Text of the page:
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It's my first program in Dart, and I just wanted to see it's asynchronous capabilities. Knowing javascript I wrote the following code:

import 'dart:async' show Timer;
import 'dart:math';

void main() {
  //Recursion
  fib1(x) => x > 1 ? fib1(x-1) + fib1(x-2) : x;
  //Mathematical
  num fi = (1 + sqrt(5)) / 2;
  fib2(x) => x > 1 ? ((pow(fi, x) + pow(1 - fi, x)) / sqrt(5)).round() : x;
  //Linear
  fib3(x) {
    if(x < 2) return x;
    int a1  = 0;
    int a2  = 1;
    int sum = 0;
    for(int i = 1; i < x; i++) {
      sum = a2 + a1;
      a1 = a2;
      a2 = sum;
    }

    return sum;
  }

  Timer.run(() => print('Fib1:' + fib1(41).toString()));
  Timer.run(() => print('Fib2:' + fib2(41).toString()));
  Timer.run(() => print('Fib3:' + fib3(41).toString()));
}

and the output on the dart editor is:

Fib1:165580141
Fib2:165580141
Fib3:165580141

All 3 outputs are printed at the same time. Isn't that wrong? fib3 is much faster and should be printed first.

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1 Answer 1

up vote 4 down vote accepted

Running asynchronous doesn't mean multithreaded. Dart runs singlethreaded. You can spawn isolates to run code in parallel.

When you add a print statement

{
  //...
  Timer.run(() => print('Fib1:' + fib1(41).toString()));
  Timer.run(() => print('Fib2:' + fib2(41).toString()));
  Timer.run(() => print('Fib3:' + fib3(41).toString()));
  print('exit');
}

after your three Timer.run(... statements you get a glimpse what async is about.

The closure you provide with Timer.run(...) gets scheduled for later execution and the next statement of your main is executed. As soon as the event loop has time to process scheduled tasks your closures are executed one by one.

You can find more in-depth information here: The Event Loop and Dart

** EDIT **

When you run it this way the output may make more sense for you

  Timer.run(() => print('Fib1: ${new DateTime.now()} - result: ${fib1(41)}'));
  Timer.run(() => print('Fib2: ${new DateTime.now()} - result: ${fib2(41)}'));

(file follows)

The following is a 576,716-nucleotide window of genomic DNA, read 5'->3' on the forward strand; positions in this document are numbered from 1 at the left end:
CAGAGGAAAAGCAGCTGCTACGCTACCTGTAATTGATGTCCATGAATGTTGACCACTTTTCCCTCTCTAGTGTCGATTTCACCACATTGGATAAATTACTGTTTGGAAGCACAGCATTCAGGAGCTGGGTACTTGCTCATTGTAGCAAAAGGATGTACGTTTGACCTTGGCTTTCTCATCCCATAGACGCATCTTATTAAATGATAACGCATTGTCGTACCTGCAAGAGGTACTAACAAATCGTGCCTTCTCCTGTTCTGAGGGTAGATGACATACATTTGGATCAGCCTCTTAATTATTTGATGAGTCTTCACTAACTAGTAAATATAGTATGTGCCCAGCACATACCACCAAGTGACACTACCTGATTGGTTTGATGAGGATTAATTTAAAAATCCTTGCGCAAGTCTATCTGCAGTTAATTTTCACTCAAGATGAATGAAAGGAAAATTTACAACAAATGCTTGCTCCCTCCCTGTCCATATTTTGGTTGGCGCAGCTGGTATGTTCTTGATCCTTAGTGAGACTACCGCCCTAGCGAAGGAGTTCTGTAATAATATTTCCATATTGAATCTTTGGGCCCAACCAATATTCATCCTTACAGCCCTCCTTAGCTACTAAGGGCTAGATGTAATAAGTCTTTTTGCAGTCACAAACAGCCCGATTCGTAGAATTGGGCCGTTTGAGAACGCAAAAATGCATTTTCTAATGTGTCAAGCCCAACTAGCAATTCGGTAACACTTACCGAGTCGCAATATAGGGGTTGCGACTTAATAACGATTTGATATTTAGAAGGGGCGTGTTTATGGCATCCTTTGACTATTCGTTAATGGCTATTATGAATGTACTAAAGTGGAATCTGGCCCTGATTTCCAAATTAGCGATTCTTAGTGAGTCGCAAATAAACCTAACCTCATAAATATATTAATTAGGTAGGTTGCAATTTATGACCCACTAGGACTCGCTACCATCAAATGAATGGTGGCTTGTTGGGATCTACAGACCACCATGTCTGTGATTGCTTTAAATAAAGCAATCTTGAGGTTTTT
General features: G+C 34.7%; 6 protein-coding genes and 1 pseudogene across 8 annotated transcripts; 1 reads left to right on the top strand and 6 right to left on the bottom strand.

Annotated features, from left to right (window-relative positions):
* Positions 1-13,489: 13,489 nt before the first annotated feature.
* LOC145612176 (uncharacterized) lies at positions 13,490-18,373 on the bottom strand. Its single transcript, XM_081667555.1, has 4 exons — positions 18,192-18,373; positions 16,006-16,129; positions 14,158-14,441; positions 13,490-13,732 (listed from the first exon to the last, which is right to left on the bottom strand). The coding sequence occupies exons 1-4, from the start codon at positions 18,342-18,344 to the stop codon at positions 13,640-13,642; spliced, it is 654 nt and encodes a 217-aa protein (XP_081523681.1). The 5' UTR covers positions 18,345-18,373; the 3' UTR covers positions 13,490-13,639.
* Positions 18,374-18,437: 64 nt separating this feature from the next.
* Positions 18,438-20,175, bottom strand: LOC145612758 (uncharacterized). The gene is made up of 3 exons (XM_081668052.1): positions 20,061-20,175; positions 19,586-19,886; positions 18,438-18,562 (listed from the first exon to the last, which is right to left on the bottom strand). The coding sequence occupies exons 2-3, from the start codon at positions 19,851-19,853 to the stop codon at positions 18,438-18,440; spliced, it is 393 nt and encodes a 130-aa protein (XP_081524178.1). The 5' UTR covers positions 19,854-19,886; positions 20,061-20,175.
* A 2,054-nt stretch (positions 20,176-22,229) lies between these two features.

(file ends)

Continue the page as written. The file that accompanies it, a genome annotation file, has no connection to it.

Timer.run(() => print('Fib3: ${new DateTime.now()} - result: ${fib3(41)}'));
  print('exit');

** output **

exit
Fib1: 2014-01-07 12:00:46.953 - result: 165580141
Fib2: 2014-01-07 12:00:56.208 - result: 165580141
Fib3: 2014-01-07 12:00:56.210 - result: 165580141

It's not the case that the faster task ends first. Timer.run() schedules for later execution and the execution of main() continues. When the event loop get's back the control of the program flow it executes the scheduled tasks one at a time and one after the other.

Maybe the output is buffered somehow by DartEditor output window or shell and shown in batches. This may lead to the impression that the results are printed all at once.

** EDIT 2 **

I just saw that the results are written one by one. It's easy to verify if you move the slow Fib1 at the last position (after Fib3)

share|improve this answer
    
I don't assume asynchronous is necessarily multithreaded, I program in NodeJS which has singlethreaded async i/o too. And I know the faster program ends first. Fib3 is tons faster than fib2 and fib1 and it still waits for them to finish and then all prints are executed synchronously one by one, which is strange. –  Θεόφιλος Μουρατίδης Jan 7 '14 at 10:47
    
Thanks for clarifying your question. –  Günter Zöchbauer Jan 7 '14 at 10:48
    
yes I thought some kind of sequencial execution with buffered output, but it is very strange for what they tell you on the documentation. I thought Timer.run is equivalent to javascript's setTimeout(callback,0) –  Θεόφιλος Μουρατίδης Jan 7 '14 at 11:20
    
Why do you think `setTimeout(callback,0) is different? AFAIK it isn't –  Günter Zöchbauer Jan 7 '14 at 11:22
    
write the equivalent code in javascript and execute it (not dart2js, I ran the generated javascript code with nodejs and it did the same with DartEditor). You will see different results like I did using chrome console –  Θεόφιλος Μουρατίδης Jan 7 '14 at 11:26

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